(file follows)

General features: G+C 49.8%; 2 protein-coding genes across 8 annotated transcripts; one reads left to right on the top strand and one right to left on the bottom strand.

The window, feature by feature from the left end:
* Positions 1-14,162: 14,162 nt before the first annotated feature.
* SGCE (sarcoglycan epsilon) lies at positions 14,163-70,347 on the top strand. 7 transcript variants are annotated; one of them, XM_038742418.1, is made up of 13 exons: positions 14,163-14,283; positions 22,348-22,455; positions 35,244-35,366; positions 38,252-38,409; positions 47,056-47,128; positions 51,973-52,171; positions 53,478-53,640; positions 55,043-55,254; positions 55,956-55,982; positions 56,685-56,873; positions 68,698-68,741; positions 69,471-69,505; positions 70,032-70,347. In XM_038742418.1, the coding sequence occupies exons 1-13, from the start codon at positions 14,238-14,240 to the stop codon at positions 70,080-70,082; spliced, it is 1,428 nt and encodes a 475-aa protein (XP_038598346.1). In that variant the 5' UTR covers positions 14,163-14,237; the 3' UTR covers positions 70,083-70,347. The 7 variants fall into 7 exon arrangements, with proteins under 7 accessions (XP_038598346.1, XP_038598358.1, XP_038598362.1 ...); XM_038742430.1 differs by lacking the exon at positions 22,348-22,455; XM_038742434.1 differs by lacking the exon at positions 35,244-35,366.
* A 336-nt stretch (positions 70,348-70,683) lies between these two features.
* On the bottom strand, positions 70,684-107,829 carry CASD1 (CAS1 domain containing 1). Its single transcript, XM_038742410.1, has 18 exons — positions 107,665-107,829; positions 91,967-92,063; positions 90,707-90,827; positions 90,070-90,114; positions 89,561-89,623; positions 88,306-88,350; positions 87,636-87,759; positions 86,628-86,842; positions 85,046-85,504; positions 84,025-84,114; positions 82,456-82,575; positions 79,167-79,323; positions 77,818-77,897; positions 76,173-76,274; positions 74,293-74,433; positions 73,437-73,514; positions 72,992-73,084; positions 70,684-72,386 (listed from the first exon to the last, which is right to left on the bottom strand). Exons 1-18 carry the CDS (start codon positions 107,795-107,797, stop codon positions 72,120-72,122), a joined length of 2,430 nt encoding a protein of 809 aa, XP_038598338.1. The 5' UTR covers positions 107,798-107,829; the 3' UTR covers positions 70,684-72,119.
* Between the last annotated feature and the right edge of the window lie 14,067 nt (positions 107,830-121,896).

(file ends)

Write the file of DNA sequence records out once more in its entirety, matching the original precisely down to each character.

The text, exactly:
General features: G+C 49.8%; 2 protein-coding genes across 8 annotated transcripts; one reads left to right on the top strand and one right to left on the bottom strand.

The window, feature by feature from the left end:
* Positions 1-14,162: 14,162 nt before the first annotated feature.
* SGCE (sarcoglycan epsilon) lies at positions 14,163-70,347 on the top strand. 7 transcript variants are annotated; one of them, XM_038742418.1, is made up of 13 exons: positions 14,163-14,283; positions 22,348-22,455; positions 35,244-35,366; positions 38,252-38,409; positions 47,056-47,128; positions 51,973-52,171; positions 53,478-53,640; positions 55,043-55,254; positions 55,956-55,982; positions 56,685-56,873; positions 68,698-68,741; positions 69,471-69,505; positions 70,032-70,347. In XM_038742418.1, the coding sequence occupies exons 1-13, from the start codon at positions 14,238-14,240 to the stop codon at positions 70,080-70,082; spliced, it is 1,428 nt and encodes a 475-aa protein (XP_038598346.1). In that variant the 5' UTR covers positions 14,163-14,237; the 3' UTR covers positions 70,083-70,347. The 7 variants fall into 7 exon arrangements, with proteins under 7 accessions (XP_038598346.1, XP_038598358.1, XP_038598362.1 ...); XM_038742430.1 differs by lacking the exon at positions 22,348-22,455; XM_038742434.1 differs by lacking the exon at positions 35,244-35,366.
* A 336-nt stretch (positions 70,348-70,683) lies between these two features.
* On the bottom strand, positions 70,684-107,829 carry CASD1 (CAS1 domain containing 1). Its single transcript, XM_038742410.1, has 18 exons — positions 107,665-107,829; positions 91,967-92,063; positions 90,707-90,827; positions 90,070-90,114; positions 89,561-89,623; positions 88,306-88,350; positions 87,636-87,759; positions 86,628-86,842; positions 85,046-85,504; positions 84,025-84,114; positions 82,456-82,575; positions 79,167-79,323; positions 77,818-77,897; positions 76,173-76,274; positions 74,293-74,433; positions 73,437-73,514; positions 72,992-73,084; positions 70,684-72,386 (listed from the first exon to the last, which is right to left on the bottom strand). Exons 1-18 carry the CDS (start codon positions 107,795-107,797, stop codon positions 72,120-72,122), a joined length of 2,430 nt encoding a protein of 809 aa, XP_038598338.1. The 5' UTR covers positions 107,798-107,829; the 3' UTR covers positions 70,684-72,119.
* Between the last annotated feature and the right edge of the window lie 14,067 nt (positions 107,830-121,896).